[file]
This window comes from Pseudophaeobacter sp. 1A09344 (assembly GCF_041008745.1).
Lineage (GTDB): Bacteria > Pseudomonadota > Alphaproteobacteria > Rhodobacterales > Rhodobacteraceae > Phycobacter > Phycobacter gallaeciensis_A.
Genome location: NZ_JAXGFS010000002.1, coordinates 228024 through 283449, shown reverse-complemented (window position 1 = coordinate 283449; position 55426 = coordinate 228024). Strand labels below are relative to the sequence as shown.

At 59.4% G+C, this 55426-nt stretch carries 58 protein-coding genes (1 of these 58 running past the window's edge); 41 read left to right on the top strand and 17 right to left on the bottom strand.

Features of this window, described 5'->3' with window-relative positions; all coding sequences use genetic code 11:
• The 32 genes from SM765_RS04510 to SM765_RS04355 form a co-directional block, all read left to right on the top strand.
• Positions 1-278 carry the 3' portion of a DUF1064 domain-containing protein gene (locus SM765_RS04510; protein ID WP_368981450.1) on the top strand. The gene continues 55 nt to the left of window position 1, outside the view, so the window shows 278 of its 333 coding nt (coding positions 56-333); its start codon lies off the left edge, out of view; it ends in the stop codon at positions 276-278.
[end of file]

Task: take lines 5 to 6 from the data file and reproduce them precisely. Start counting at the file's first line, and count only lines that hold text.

Features of this window, described 5'->3' with window-relative positions; all coding sequences use genetic code 11:
• The 32 genes from SM765_RS04510 to SM765_RS04355 form a co-directional block, all read left to right on the top strand.